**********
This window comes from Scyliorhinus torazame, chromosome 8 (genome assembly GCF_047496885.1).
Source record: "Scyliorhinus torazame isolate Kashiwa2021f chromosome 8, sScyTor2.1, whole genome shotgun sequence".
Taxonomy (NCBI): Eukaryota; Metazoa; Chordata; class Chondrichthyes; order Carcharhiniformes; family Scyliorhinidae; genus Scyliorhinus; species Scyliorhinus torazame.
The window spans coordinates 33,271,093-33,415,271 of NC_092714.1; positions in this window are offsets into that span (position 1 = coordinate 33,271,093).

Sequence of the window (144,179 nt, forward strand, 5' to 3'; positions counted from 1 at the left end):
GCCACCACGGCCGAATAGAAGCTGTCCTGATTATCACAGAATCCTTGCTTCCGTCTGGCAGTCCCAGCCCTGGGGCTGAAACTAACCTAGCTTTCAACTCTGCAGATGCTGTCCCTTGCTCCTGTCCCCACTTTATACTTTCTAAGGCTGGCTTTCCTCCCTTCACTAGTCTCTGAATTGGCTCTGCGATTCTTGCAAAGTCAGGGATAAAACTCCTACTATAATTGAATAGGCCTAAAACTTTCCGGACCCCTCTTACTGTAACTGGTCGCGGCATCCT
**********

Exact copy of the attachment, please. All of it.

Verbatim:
This window comes from Scyliorhinus torazame, chromosome 8 (genome assembly GCF_047496885.1).
Source record: "Scyliorhinus torazame isolate Kashiwa2021f chromosome 8, sScyTor2.1, whole genome shotgun sequence".
Taxonomy (NCBI): Eukaryota; Metazoa; Chordata; class Chondrichthyes; order Carcharhiniformes; family Scyliorhinidae; genus Scyliorhinus; species Scyliorhinus torazame.
The window spans coordinates 33,271,093-33,415,271 of NC_092714.1; positions in this window are offsets into that span (position 1 = coordinate 33,271,093).

Sequence of the window (144,179 nt, forward strand, 5' to 3'; positions counted from 1 at the left end):
GCCACCACGGCCGAATAGAAGCTGTCCTGATTATCACAGAATCCTTGCTTCCGTCTGGCAGTCCCAGCCCTGGGGCTGAAACTAACCTAGCTTTCAACTCTGCAGATGCTGTCCCTTGCTCCTGTCCCCACTTTATACTTTCTAAGGCTGGCTTTCCTCCCTTCACTAGTCTCTGAATTGGCTCTGCGATTCTTGCAAAGTCAGGGATAAAACTCCTACTATAATTGAATAGGCCTAAAACTTTCCGGACCCCTCTTACTGTAACTGGTCGCGGCATCCT